With two earthquakes in three weeks and a monsoon fast-approaching, Nepal is on a knife-edge

I have managed disaster responses since 2001, and this has been one of the most difficult situations I've faced

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The Independent Online

We stayed in tents on Tuesday night. It was safer to sleep under the trees, on the wet ground in the company of mosquitoes, as the hotel where we were staying was deemed too fragile. The whole of Kathmandu has turned into a tent city again after another significant earthquake jolted Nepal earlier in the day.

Temporary shelters have sprung up across public parks and open spaces. Everyone is too scared to go back home or to their hotels. Even hospital patients are sheltering outside in the open air. At lunchtime on Tuesday, we were planning our next distribution for the people affected by the first earthquake in April and the whole building started to shake.

We all ran out of the building as fast as we could, and there was panic everywhere around us. One of my colleagues was injured running out of the office, but thankfully the rest of the team was ok. We were lucky: so far 1,900 people have been injured and at least 65 killed in the latest earthquake. Overall, more than 8,000 people have died, and almost 18,000 have been injured.

A Nepalese woman cradles her child after Tuesday's earthquake


I have managed disaster responses since 2001, but this has been particularly difficult because the Nepalese authorities are overwhelmed by the sheer scale of the disaster. The airport is very small and it has taken much longer than normal to get things moving. We have managed to distribute food to over 5,000 people, and tents for over 4,000 people have arrived in Nepal.

But it has taken too long to import goods into the country, and then out to where they are needed. But we are well on our way now, and the aid effort is in full swing. The number of volunteers desperate to help has been overwhelming.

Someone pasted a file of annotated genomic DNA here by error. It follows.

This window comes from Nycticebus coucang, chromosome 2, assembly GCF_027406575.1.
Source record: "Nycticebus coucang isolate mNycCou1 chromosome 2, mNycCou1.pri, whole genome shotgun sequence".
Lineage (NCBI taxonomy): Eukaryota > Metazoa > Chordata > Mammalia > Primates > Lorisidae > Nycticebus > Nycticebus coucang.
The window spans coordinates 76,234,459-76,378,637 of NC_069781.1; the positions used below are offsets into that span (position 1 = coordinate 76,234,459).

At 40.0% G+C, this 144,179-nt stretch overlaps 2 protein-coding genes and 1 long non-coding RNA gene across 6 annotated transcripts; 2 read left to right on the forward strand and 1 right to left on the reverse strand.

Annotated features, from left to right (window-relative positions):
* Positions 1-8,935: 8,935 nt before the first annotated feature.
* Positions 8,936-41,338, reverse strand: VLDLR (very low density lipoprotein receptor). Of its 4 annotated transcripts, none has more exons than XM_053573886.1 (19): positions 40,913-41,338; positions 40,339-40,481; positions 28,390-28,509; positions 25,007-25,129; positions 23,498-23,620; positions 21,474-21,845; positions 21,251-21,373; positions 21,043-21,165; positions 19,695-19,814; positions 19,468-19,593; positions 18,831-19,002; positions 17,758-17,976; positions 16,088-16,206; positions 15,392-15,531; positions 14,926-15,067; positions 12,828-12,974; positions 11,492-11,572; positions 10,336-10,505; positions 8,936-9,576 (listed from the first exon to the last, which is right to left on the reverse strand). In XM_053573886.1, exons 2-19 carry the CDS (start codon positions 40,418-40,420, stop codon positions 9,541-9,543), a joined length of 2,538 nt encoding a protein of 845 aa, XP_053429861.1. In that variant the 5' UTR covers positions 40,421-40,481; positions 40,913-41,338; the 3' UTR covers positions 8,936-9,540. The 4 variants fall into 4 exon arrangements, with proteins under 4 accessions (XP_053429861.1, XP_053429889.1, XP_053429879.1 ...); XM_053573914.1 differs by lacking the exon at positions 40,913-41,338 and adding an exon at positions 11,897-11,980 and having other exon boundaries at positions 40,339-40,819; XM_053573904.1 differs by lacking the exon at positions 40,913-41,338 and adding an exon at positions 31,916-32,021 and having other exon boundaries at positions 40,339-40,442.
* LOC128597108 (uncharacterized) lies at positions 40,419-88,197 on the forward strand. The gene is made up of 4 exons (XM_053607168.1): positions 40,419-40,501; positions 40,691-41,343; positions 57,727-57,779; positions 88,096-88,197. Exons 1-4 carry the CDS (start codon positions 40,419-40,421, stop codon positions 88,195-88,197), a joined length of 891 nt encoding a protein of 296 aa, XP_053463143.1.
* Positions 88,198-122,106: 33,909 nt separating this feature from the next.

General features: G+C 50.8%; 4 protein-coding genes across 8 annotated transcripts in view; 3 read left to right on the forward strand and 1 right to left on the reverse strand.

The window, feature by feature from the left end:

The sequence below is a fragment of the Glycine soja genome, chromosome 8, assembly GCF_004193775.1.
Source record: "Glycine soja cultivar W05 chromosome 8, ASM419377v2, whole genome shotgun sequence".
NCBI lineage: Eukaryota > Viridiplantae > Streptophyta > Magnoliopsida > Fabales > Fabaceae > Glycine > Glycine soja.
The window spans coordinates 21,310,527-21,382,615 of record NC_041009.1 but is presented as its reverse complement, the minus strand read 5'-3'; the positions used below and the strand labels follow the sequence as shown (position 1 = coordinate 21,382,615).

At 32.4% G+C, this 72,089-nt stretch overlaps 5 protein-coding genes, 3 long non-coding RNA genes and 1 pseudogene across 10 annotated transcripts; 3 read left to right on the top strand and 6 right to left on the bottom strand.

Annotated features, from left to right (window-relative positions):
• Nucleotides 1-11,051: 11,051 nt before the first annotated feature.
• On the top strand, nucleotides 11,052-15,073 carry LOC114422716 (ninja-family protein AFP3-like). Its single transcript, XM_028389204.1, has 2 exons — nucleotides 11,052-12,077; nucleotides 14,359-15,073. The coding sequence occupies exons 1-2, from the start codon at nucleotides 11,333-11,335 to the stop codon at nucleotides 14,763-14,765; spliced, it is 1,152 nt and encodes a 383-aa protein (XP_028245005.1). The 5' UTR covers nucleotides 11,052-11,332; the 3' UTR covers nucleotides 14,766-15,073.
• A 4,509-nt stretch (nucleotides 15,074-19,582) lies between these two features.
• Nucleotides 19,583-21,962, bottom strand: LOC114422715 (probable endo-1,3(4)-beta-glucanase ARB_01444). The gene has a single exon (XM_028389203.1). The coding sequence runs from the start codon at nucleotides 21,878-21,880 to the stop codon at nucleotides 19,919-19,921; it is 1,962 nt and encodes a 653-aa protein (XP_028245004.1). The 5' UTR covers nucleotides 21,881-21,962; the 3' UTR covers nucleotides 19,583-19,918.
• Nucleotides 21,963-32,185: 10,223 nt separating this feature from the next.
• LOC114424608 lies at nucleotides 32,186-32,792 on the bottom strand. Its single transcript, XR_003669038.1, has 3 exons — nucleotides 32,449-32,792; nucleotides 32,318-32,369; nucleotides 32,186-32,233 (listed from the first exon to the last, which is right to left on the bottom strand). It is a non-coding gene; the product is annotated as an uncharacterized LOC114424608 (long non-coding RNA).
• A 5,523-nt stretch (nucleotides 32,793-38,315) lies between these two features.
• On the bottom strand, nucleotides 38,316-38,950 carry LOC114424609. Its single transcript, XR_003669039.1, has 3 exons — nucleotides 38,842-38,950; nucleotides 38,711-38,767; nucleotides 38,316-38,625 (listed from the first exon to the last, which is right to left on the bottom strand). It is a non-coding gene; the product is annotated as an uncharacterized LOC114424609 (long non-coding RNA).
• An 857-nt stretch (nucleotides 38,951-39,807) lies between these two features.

The key priority right now is to make sure everyone is safe from the upcoming monsoon. The rains are fast approaching, and we need to ensure that everyone who is currently sheltering under the open skies receives temporary shelter that will protect them. But we also need to make sure that we're reaching people in the most remote areas, as there are many who have been unable to receive much assistance at all since the first earthquake struck.

I hope to God that Nepal will not be struck by another disaster on the scale of these two devastating earthquakes. But if it is, I hope that more work can be done between now and then so the country is in a better position to help its people, and that the people are in a better position to help themselves.

A rescue worker searches among the rubble of one of Nepal's many collapsed buildings


It has been an emotional experience working here; there is so much trauma everywhere you look. I won’t forget some of the people I have met, such  as Nanda, who is paralysed for life after saving his baby daughter named Heera.  Or the migrant worker who took out a loan to go to Malaysia, and whose wife died back here in Nepal leaving two children including an infant.

We must stay with the people of Nepal and do whatever we can to improve their wellbeing. Islamic Relief will distribute food, tents and other essential items to over 50,000 people in the next few months, and will invest in building the local capacity for long-term recovery and rehabilitation, alongside resilience to disasters.

Umair Hasan is head of mission in Nepal for Islamic Relief Worldwide and also leads IRW’s humanitarian work in Asia. He is an experienced humanitarian professional having worked in different settings in various countries with leading charities since 1999.